At the start of “The Equalizer,” when we see Denzel Washington working a lowly job at a home repair store (“Home Mart”), pushing around sacks of concrete and wearing an apron, we know something’s not quite right. The actor exerts a natural assuredness that automatically elevates him above such meager work. Washington makes acting look effortless but he also doesn’t have much range. Like Tom Cruise or John Wayne you generally know what to expect when watching a Denzel Washington character; wise, charismatic and oh-so-cool. He’s a lot of fun to watch but this familiarity removes some element of surprise. We don’t know exactly what he’s hiding from or covering up but we know there’s more to him than meets the eye. He’s overqualified for that job at Home Mart.
Directed by Antoine Fuqua—who also directed Washington in “Training Day”—“The Equalizer” finds Washington playing a modern day Ronin: humble but deadly. Although that last characteristic isn’t made clear right away. Fuqua chooses to take his time in setting up the character—known as Robert—before letting him show off his skills. Residing in Boston, he lives a repetitively mundane but stable life, obviously hiding a mysterious past. He goes to work at Home Mart, has a cup of tea at a diner while reading and then goes home. He lives modestly--like a Monk—in an apartment containing only the bare essentials.
He offers help whenever he can but with his intellect and years of experience rather than his fists. He acts as a sort of parental figure/role model to the young people in his life—co-workers and other acquaintances—giving them dietary and other kinds of life advice. And they wisely take it. Hell, I would.
Robert appears too content with his simple unexciting lifestyle, perhaps because his older life was chocked full of excitement. But he can’t hide who he is for very long. One night in the diner he befriends an underage Russian hooker Teri (Chloe Grace Moretz) and after she’s beaten by her pimp he decides to intervene.
The first half of “The Equalizer” works well as a deliberate, vigilante/revenge style thriller that uses violence sparingly and therefore effectively. Revenge is a peculiar thing suited perfectly for the movies. In real life it solves nothing, on the silver screen it solves everything. And if done well it can be extremely satisfying. “The Equalizer” contains many satisfying sequences featuring Washington sticking it to various baddies. Like all humble warriors or vigilantes, Robert has a strict moral code and sees his acts of violence as righteous and necessary. His approach to fighting is calculating; assessing each situation carefully before acting and showing restraint when necessary. For example, when a man robs Home Mart, instead of kicking the scumbag’s ass right there he waits—a woman and her three young children walk into the store right then—and gets him back later.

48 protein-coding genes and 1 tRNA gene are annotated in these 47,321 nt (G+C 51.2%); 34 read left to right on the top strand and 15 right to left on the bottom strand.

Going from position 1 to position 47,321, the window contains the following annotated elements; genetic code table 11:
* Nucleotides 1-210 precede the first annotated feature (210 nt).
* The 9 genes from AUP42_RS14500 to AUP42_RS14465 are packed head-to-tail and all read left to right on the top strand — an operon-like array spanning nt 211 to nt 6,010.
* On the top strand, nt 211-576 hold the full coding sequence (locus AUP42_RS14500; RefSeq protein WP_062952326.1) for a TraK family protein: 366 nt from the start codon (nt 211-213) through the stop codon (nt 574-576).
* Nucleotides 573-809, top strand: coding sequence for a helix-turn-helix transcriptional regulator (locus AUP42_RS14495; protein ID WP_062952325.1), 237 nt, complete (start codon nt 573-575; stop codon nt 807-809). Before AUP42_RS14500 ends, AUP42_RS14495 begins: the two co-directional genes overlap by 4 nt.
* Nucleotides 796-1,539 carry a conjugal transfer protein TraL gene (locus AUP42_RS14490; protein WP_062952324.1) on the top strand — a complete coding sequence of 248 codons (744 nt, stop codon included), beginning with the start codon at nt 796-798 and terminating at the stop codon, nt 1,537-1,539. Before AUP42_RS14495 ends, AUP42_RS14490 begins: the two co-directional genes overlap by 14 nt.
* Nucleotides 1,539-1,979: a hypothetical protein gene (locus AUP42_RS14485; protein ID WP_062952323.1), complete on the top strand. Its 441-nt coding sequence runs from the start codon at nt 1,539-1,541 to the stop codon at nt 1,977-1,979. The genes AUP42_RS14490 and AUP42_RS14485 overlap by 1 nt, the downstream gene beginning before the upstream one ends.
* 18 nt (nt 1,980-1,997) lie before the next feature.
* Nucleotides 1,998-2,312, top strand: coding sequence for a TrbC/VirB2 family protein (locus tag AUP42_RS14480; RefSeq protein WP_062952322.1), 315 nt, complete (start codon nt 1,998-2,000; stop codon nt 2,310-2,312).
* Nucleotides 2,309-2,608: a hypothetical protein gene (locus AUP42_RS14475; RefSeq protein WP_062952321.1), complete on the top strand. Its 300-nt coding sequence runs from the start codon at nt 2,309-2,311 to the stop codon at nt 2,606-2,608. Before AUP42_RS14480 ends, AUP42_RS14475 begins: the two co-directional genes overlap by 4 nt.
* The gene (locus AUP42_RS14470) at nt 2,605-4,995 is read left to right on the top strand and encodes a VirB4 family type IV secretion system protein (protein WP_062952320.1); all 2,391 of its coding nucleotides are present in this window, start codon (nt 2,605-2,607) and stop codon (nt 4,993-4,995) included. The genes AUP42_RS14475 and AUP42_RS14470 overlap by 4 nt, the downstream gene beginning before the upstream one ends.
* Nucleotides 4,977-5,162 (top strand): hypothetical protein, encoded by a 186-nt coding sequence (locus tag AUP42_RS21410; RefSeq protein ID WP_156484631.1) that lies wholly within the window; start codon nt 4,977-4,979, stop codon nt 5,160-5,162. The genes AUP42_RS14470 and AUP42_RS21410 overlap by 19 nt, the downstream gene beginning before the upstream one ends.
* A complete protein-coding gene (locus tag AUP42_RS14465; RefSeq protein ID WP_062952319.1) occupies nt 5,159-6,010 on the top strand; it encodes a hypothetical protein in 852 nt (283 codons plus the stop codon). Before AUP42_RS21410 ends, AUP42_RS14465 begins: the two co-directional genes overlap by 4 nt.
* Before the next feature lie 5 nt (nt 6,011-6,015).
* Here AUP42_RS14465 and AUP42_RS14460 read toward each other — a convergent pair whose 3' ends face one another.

Unfortunately, the movie goes off the rails in the second half. After Robert slaughters Teri’s pimp and four of his associates—a scene that made me giddy with pleasure—a can of worms is opened and the Russian mob sends in Teddy--a “psychopath with a business card” as described by one character--to take care of him. I enjoyed the rivalry that ensues between these two professionals and I enjoyed Marton Csokes delightfully campy performance. It serves as a nice counterpoint to Washington’s cool meticulousness. But Fuqua makes things more complicated than he needs to. What begins as a simple entertaining story of vengeance turns into an over-the-top B-movie that has Robert taking on the entire Russian mob, along with a few corrupt cops. At two hours and eleven minutes, the move feels closer to three hours, prolonging a predictable outcome. Fuqua increases the amount of action, making it feel tedious and repetitive. The climactic battle sequence that has Robert killing Teddy’s men with building tools in Home Mart would have been awesome if it didn’t go on so long.
Worst of all, we learn about Robert’s past. Not all of it but enough to spoil the character’s mystique somewhat. This segment could have been axed entirely. We don’t need to learn about his past, or where he obtained his skills. The actions he does, the decisions he makes during the movie gives us all we need. In the end, “The Equalizer” simply has too much fat and becomes too farfetched.
Still, Washington is one cool cat. He may play the same character over and over—he may not be convincing as an average Joe working at a home repair store—but he’s damn good at what he does. Washington’s recent filmography hasn’t been all that impressive but he consistently makes the best of his role. Now he just needs to look for better scripts to complement his immense talent.